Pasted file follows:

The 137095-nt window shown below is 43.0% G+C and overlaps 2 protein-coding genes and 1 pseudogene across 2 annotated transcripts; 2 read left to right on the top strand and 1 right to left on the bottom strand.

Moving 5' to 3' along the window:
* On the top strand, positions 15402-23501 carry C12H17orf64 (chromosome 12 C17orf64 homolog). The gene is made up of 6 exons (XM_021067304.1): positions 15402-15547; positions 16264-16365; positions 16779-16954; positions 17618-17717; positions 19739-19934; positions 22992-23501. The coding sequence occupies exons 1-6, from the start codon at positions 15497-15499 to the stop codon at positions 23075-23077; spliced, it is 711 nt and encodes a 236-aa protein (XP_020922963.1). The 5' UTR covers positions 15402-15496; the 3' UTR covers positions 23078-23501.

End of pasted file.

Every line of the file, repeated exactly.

The 137095-nt window shown below is 43.0% G+C and overlaps 2 protein-coding genes and 1 pseudogene across 2 annotated transcripts; 2 read left to right on the top strand and 1 right to left on the bottom strand.

Moving 5' to 3' along the window:
* On the top strand, positions 15402-23501 carry C12H17orf64 (chromosome 12 C17orf64 homolog). The gene is made up of 6 exons (XM_021067304.1): positions 15402-15547; positions 16264-16365; positions 16779-16954; positions 17618-17717; positions 19739-19934; positions 22992-23501. The coding sequence occupies exons 1-6, from the start codon at positions 15497-15499 to the stop codon at positions 23075-23077; spliced, it is 711 nt and encodes a 236-aa protein (XP_020922963.1). The 5' UTR covers positions 15402-15496; the 3' UTR covers positions 23078-23501.